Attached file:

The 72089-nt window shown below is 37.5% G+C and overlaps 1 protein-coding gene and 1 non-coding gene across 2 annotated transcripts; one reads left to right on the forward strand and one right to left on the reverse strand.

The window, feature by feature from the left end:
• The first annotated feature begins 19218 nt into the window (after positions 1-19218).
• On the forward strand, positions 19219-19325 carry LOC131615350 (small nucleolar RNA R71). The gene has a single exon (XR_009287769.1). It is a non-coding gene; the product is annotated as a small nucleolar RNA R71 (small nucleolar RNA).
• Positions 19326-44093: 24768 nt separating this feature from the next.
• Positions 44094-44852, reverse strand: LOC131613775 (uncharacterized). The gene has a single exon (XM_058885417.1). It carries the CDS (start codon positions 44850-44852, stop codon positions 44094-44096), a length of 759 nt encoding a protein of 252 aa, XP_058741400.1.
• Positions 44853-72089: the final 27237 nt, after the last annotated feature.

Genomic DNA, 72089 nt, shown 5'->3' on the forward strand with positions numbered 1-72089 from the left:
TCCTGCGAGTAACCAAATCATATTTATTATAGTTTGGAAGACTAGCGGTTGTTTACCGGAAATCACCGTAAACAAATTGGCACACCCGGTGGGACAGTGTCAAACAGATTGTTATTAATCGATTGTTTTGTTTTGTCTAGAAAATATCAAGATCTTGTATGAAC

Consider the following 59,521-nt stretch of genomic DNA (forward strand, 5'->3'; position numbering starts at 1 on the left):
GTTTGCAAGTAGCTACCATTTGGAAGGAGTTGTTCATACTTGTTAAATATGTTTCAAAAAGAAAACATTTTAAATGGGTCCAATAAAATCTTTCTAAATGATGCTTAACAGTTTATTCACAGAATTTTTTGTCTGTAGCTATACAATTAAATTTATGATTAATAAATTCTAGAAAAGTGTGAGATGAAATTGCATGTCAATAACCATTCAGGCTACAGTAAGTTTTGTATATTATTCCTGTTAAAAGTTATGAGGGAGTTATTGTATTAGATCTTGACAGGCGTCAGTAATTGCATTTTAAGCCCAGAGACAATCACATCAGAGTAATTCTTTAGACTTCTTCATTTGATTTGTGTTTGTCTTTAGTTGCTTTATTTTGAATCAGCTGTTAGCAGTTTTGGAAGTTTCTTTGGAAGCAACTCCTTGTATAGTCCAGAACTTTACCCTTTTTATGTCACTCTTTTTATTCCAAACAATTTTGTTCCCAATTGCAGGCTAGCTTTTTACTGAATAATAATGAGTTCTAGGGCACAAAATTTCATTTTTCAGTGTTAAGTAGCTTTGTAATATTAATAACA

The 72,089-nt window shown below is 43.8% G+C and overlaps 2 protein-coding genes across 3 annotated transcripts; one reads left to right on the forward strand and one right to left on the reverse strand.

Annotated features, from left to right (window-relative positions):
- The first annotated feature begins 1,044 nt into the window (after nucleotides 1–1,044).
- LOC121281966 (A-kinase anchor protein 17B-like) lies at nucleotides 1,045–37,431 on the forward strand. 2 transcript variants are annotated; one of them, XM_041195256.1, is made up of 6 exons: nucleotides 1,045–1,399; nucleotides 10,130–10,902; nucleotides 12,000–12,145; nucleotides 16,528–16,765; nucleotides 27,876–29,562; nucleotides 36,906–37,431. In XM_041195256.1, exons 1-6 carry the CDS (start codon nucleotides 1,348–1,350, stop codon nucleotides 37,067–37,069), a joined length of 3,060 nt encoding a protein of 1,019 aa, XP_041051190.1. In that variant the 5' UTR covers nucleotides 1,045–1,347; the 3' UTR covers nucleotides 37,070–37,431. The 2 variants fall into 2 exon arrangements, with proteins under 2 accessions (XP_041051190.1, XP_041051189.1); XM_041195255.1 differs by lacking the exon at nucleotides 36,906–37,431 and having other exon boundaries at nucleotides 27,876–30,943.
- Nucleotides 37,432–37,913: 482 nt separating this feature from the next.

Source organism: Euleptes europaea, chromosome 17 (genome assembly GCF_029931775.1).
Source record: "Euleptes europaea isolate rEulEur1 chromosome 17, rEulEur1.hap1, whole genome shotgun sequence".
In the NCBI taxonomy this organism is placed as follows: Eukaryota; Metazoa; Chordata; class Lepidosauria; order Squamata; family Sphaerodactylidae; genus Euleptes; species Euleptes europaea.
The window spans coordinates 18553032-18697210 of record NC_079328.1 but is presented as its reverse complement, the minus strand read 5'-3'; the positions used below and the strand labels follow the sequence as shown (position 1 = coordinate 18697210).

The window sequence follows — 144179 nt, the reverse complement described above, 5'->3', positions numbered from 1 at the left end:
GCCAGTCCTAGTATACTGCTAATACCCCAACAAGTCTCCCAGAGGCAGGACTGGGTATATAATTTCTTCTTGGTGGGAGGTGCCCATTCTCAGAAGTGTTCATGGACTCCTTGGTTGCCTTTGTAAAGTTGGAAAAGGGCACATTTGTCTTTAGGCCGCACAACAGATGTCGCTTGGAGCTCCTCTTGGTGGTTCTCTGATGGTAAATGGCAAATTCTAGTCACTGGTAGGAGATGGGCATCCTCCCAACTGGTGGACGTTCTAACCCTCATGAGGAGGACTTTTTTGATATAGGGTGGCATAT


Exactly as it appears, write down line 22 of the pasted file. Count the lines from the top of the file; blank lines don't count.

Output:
GCCAGTCCTAGTATACTGCTAATACCCCAACAAGTCTCCCAGAGGCAGGACTGGGTATATAATTTCTTCTTGGTGGGAGGTGCCCATTCTCAGAAGTGTTCATGGACTCCTTGGTTGCCTTTGTAAAGTTGGAAAAGGGCACATTTGTCTTTAGGCCGCACAACAGATGTCGCTTGGAGCTCCTCTTGGTGGTTCTCTGATGGTAAATGGCAAATTCTAGTCACTGGTAGGAGATGGGCATCCTCCCAACTGGTGGACGTTCTAACCCTCATGAGGAGGACTTTTTTGATATAGGGTGGCATAT